Feb. 7—More than five days after the due date for a cryptocurrency mining company in the Falls to stop operating and deliver a check for more than half a million dollars in fines to the city, the facility continues to operate and there is no cash in the municipal coffers.
That’s because lawyers representing the Falls and U.S. Bitcoin have failed to agree on the language of a draft order to enforce a ruling by State Supreme Court Justice Edward Pace that found that a crypto-mining facility on Buffalo Avenue was deliberately operating in violation of the city’s zoning code.
Pace ruled on Jan. 25, that if U.S. Bitcoin continued to operate their Buffalo Avenue facility, he would impose fines of $10,000 a day through Feb. 1 and then increase the fines to $25,000 a day until the cryptocurrency mining stopped. The justice imposed the fines, dating back to Dec. 9, when Supreme Court Justice Frank Sedita III first issued a temporary restraining order (TRO) that directed U.S. Data Technologies Group Ltd. and U.S. Data Mining Group Inc, doing business as U.S. Bitcoin, to stop operating while lawyers for the Falls sought a preliminary injunction to force their cryptocurrency mining facility to comply with a new zoning ordinance governing high energy use industries.
“If, by January 31, (the cryptocurrency mining operation) has not shut down, then a check should be delivered to the city of Niagara Falls on February 1 for $540,000,” Pace said in his ruling from the bench.
However, Pace directed lawyers representing the city to draft an order for him to sign that would enforce his ruling. In such cases, the attorneys who draft an order routinely share it with opposing counsel.
In this case, the attorney representing U.S. Bitcoin, John Bartolomei, has reportedly raised objections “to every proposed draft order.” The Gazette has learned that Pace has given the lawyers in the case until Wednesday to resolve the objections or the justice is prepared to either adopt one of the current drafts from the city’s lawyers or craft his own order.
A check by a Gazette reporter on Monday afternoon showed that the U.S. Bitcoin facility was continuing to operate. That operation would mean that fines against the company are continuing to accrue.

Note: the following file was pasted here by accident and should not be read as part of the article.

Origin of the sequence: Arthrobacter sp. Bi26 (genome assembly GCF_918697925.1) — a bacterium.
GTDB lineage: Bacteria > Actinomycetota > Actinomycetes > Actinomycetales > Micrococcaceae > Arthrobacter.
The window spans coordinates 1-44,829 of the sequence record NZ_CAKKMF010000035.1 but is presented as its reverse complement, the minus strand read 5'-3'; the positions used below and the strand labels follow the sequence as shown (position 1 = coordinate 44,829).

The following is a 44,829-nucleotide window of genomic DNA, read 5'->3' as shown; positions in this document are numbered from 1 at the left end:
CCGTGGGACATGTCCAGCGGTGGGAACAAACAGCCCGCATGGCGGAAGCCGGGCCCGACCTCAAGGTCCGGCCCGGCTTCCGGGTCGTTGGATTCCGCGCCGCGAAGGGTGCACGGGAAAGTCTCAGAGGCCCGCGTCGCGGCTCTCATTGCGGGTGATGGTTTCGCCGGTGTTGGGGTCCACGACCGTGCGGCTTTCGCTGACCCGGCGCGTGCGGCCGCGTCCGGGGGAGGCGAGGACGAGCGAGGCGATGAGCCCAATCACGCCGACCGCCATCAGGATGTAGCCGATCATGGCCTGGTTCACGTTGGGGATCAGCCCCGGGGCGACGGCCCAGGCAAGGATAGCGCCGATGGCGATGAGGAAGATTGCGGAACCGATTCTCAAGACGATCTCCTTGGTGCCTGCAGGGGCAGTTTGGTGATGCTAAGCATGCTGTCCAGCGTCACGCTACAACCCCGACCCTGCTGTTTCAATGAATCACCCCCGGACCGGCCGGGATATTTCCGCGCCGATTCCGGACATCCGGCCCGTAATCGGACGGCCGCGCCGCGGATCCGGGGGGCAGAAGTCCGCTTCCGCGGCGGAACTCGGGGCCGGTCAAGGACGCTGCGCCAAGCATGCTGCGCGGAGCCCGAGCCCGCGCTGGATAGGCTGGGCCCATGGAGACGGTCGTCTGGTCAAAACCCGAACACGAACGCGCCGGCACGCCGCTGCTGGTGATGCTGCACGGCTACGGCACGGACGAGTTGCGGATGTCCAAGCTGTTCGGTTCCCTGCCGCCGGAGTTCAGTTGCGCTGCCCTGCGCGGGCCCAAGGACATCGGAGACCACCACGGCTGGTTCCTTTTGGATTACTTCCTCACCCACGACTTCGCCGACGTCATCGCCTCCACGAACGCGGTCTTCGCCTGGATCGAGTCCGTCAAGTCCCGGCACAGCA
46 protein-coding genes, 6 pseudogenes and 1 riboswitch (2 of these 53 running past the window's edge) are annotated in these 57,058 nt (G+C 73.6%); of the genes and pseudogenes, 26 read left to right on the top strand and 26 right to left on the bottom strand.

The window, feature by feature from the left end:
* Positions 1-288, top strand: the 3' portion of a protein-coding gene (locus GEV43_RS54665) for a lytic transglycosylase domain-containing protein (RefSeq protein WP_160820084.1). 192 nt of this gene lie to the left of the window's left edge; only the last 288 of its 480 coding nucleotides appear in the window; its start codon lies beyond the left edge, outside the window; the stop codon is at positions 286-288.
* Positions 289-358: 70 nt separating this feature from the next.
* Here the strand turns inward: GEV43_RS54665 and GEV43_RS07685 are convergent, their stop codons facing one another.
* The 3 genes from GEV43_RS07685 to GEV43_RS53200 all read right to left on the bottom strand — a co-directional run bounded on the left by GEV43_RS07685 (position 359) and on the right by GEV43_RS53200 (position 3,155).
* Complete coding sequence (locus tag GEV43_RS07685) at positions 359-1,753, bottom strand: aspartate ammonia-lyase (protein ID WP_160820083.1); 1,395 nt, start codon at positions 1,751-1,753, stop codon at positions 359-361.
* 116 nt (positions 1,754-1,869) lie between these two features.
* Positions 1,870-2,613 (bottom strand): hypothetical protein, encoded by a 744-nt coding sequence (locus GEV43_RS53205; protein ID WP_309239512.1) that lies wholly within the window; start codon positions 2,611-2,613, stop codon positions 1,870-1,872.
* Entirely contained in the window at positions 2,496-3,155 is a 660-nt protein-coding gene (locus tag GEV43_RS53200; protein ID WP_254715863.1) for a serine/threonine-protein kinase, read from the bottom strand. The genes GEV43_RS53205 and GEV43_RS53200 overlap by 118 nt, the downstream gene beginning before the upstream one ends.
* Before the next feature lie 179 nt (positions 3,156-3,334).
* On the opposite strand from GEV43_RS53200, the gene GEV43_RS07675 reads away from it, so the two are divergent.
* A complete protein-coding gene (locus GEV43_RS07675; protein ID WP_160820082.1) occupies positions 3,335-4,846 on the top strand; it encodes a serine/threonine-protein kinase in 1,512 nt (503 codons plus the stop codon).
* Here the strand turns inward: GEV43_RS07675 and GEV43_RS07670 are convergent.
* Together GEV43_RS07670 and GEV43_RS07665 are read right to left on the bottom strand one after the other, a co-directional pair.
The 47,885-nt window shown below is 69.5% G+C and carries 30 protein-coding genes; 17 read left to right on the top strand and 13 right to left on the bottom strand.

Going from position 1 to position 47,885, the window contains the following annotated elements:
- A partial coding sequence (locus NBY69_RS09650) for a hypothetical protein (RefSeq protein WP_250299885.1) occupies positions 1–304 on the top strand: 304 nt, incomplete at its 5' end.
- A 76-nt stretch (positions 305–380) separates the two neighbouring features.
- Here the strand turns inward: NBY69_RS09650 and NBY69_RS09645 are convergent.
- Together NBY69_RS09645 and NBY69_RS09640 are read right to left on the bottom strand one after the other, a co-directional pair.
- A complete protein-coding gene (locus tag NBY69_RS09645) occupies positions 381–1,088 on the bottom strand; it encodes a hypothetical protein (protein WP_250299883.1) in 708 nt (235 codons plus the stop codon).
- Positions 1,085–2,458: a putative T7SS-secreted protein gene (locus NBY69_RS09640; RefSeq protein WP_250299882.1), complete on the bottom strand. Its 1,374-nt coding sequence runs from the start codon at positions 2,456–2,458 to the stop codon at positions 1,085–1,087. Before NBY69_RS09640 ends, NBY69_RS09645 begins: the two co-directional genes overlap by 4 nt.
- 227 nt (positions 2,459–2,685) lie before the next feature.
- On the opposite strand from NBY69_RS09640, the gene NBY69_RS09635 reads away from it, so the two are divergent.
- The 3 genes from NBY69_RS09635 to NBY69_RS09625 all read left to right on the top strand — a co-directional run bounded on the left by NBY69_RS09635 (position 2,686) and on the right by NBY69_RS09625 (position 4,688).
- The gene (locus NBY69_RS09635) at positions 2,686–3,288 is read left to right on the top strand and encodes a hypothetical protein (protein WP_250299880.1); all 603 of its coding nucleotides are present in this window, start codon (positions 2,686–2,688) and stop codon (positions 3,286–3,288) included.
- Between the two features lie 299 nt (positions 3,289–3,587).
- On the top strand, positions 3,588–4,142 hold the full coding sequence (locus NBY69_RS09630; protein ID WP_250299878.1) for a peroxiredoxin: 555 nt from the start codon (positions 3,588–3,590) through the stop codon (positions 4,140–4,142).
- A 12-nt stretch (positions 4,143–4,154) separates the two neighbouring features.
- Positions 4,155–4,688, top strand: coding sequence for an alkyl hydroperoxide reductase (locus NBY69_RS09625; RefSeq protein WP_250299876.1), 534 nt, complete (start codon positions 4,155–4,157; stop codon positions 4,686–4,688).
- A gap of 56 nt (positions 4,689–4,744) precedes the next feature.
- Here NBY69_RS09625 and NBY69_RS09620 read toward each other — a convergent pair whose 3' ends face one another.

Bartolomei, who vigorously protested Pace’s ruling, has indicated that he would appeal the decision to the State Supreme Court Appellate Division Fourth Department in Rochester. However, as of Monday, no appeal has been filed and so Pace’s decision remains in place.
Attorneys for the Falls had asked Sedita, who recently transferred some of his caseload to Pace, to find U.S. Bitcoin in contempt of court for violating his TRO that directed them to shut down their Buffalo Avenue facility, which the city charges is creating “a public nuisance” and engaging in “ongoing violations” of the city’s Zoning Code.
Sedita issued the restraining order on Dec. 1. It directed U.S. Bitcoin to cease “engag(ing) in “any and all forms of cryptocurrency mining” pending the outcome of a hearing on the city’s request for a preliminary injunction that seeks to shutdown three cryptocurrency mining facilities currently operating in the city “unless and until” they comply with a recently enacted series of amendments to the city’s Zoning Code that govern the location and operation of high-energy use industries such as data centers and crypto-mining facilities.
City lawyers have noted that one of the crypto-mining facilities immediately shut down its operations when the Falls filed its motion for the preliminary injunction. That facility has since begun the process of applying for permits to re-open.
A second facility has been shuttered since the summer because of a fire in a substation on its property.
However, Dan Spitzer, an outside special counsel to the city on zoning matters, has argued that U.S. Bitcoin has “thumbed its nose” at Sedita’s TRO.
On Dec. 8, the city filed its request for a contempt citation asking Sedita, and now Pace, to impose a “daily fine” against U.S. Bitcoin for it’s alleged ongoing violations of the temporary restraining order. City lawyers have also asked Pace to issue an order directing National Grid to cut off electrical power to the property U.S. Bitcoin rents.
Pace has set a date for further hearings on that request.
Bartolomei, who has asked Pace to dismiss the city’s motion for a preliminary injunction, vacate or modify Sedita’s TRO and not find U.S. Bitcoin guilty of contempt, said forcing his client to stop operating would cause “impermissible damage” to his client’s business. He said the Buffalo Avenue facility has more than 12,000 computers “connected in a complicated system” and using “expensive software.”
“The abrupt shutdown of these systems will cause impermissible damage,” Bartolomei told the justice. “If this facility is damaged it will be in the vicinity of $20 to $30 million and the city doesn’t have the money (to pay for that damage). It’s an abuse of power. A tyrannical abuse of power.”
However, Edward Perlman, another outside counsel for the city, has told the court that U.S. Bitcoin is resisting shutting down because its operations are creating an average of four coins a day, with an individual value of $20,000 each.